Vintage one rupee coin auctioned for Rs.220,000

August 17th, 2008 - 12:16 pm ICT by IANS  

By Maitreyee Boruah
Bangalore, Aug 17 (IANS) It may sound unbelievable, but a vintage one rupee coin fetched Rs.220,000 at a numismatic auction in India’s IT hub on the country’s 62nd Independence Day. The proud owner of the rare coin, minted in 1960, outbid stiff competition from two other rivals to pocket the prized possession.

“A record of sorts was created when the one-rupee coin of mintage 1960 went under the hammer for Rs.220,000. The coin is rarest of the rare, as it never came into circulation,” auctioneer Farokh S. Todywalla told IANS.

“Considering its rarity, we were expecting a record prize. That’s why the cut-off price for the bid was fixed at Rs.200,000,” Todywalla recalled after the auction.

The Mumbai-based Todywalla Auctions is the only certified and licensed numismatic auctioneer in the country.

Todywalla, however, declined to name the new owner of the coin, citing confidentiality and security reasons.

“The coin, which fascinated everyone otherwise, looks ordinary though its design is quite different, with ‘Sou Naye Paise’ inscribed on top portion,” Todywalla said, adding the coin had its own history.

Narrating the story behind the coin, Farok’s son Malcolm told IANS the coin was minted at Bombay Mint in 1960.

“But it (the coin) never got the approval of senior officers for circulation. The reason behind the objection might have been the design. After its disapproval, the coin might have remained with an officer before it passed into the hands of a numismatist,” Malcolm observed.

A Rs.10 gold coin from the British era with Queen Victoria’s etching also garnered great interest among numismatists. It was auctioned for a whopping Rs.160,000.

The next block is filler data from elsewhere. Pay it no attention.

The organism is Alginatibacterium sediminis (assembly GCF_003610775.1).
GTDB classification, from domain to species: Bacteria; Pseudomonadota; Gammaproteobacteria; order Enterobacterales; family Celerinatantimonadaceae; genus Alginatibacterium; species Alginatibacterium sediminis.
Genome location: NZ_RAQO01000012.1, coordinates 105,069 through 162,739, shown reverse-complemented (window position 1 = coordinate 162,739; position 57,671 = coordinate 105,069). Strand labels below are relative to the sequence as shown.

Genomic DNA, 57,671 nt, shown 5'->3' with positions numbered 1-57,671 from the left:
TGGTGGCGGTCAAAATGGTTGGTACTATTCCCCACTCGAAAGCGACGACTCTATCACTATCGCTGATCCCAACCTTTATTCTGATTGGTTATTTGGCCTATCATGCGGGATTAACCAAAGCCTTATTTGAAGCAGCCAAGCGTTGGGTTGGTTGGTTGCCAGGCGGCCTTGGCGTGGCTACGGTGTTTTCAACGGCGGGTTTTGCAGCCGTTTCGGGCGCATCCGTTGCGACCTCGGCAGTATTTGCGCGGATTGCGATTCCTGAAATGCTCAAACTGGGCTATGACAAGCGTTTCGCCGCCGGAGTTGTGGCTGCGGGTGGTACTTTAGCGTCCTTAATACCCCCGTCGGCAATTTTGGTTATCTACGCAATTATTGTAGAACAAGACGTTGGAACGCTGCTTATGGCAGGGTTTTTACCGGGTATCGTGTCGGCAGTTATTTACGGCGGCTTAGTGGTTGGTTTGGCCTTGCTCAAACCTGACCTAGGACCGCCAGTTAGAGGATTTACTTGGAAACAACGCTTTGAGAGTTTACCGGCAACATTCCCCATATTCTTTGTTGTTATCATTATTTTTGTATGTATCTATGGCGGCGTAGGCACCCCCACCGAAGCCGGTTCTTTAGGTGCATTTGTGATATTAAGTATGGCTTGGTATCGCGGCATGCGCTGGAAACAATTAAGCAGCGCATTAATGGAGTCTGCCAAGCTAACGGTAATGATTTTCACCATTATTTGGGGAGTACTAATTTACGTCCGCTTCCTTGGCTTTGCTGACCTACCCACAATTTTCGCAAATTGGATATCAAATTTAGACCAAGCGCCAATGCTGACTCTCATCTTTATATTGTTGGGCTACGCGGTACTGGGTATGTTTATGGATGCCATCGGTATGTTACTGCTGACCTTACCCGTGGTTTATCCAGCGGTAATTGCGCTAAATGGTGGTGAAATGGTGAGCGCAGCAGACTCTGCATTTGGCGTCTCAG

The numismatic exposition showcased a large number of coins and banknotes. The exposition concludes Sunday.

“The exhibition has brought together a spectrum of Indian coinage and banknotes. Connoisseurs had a wonderful opportunity to see gold coins 2,200 years old,” society member Murali Thanthry pointed out.

Formed in 1974 with about 500 members, the society is heartened at the overwhelming response to the show.

In all, 506 numismatic articles were listed to go under the gavel.

Rare hand-struck silver coins dating back to 200 BC, known as punched mark coins of Gandhara, which were in circulation during the time of Buddha; gold, silver and copper coins from the era of Kushans, Guptas, Mauryas and Mughal emperors Akbar, Jahangir and Shahjahan and Tipu Sultan of Mysore were some of the exclusive items put on auction.

Paper money, including a few Rs.1,000 Republic of India notes, which were de-monetised during the 1970s, several Rs.10 notes with a red under print and Rs.100 notes with a green under print; coins of erstwhile states such as Bhopal, Hyderabad and Tripura; foreign coins, tokens, rare post cards and an autograph of first ‘Indian Idol’ Abhijeet Sawant were also auctioned.

“These coins and banknotes are symbols of our history and culture. Such an exhibition is an eye-opener. All the displayed articles tell us some little known stories from the pages of history,” said Vandana Gowda, a student of history at Mysore University, who travelled to this city to learn more about numismatics from the exhibition.

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